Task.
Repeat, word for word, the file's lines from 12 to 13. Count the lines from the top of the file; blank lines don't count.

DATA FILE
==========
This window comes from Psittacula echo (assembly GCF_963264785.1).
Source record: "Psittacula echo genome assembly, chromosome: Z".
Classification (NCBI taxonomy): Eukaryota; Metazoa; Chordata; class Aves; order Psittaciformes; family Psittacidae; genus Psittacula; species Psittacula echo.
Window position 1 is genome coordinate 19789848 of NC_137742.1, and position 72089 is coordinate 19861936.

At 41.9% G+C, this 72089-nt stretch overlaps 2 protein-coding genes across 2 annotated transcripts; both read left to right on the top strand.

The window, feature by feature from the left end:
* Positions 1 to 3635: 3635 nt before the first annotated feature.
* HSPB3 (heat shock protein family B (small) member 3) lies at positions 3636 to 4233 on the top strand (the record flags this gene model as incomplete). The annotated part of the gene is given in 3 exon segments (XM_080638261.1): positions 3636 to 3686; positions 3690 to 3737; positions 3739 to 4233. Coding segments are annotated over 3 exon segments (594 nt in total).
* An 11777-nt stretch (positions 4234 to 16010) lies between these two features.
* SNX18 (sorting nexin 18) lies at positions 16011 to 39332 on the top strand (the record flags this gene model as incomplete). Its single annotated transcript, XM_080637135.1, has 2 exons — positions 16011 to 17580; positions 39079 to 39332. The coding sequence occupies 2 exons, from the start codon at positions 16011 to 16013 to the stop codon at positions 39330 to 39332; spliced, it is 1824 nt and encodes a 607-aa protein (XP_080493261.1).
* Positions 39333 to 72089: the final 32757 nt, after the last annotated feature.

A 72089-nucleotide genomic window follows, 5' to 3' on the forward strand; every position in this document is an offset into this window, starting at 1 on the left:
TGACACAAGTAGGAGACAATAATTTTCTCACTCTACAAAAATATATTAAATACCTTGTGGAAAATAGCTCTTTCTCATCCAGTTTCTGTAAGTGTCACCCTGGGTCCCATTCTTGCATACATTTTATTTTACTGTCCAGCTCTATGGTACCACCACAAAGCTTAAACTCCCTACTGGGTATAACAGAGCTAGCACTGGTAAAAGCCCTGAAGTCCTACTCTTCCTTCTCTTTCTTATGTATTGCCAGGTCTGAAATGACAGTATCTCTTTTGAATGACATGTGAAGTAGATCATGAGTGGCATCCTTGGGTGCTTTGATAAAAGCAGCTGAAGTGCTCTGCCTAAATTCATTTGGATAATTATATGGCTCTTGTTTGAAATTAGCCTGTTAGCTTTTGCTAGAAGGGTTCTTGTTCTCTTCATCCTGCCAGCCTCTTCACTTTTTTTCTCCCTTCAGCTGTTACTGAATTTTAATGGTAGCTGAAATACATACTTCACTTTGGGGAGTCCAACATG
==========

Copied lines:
A 72089-nucleotide genomic window follows, 5' to 3' on the forward strand; every position in this document is an offset into this window, starting at 1 on the left:
TGACACAAGTAGGAGACAATAATTTTCTCACTCTACAAAAATATATTAAATACCTTGTGGAAAATAGCTCTTTCTCATCCAGTTTCTGTAAGTGTCACCCTGGGTCCCATTCTTGCATACATTTTATTTTACTGTCCAGCTCTATGGTACCACCACAAAGCTTAAACTCCCTACTGGGTATAACAGAGCTAGCACTGGTAAAAGCCCTGAAGTCCTACTCTTCCTTCTCTTTCTTATGTATTGCCAGGTCTGAAATGACAGTATCTCTTTTGAATGACATGTGAAGTAGATCATGAGTGGCATCCTTGGGTGCTTTGATAAAAGCAGCTGAAGTGCTCTGCCTAAATTCATTTGGATAATTATATGGCTCTTGTTTGAAATTAGCCTGTTAGCTTTTGCTAGAAGGGTTCTTGTTCTCTTCATCCTGCCAGCCTCTTCACTTTTTTTCTCCCTTCAGCTGTTACTGAATTTTAATGGTAGCTGAAATACATACTTCACTTTGGGGAGTCCAACATG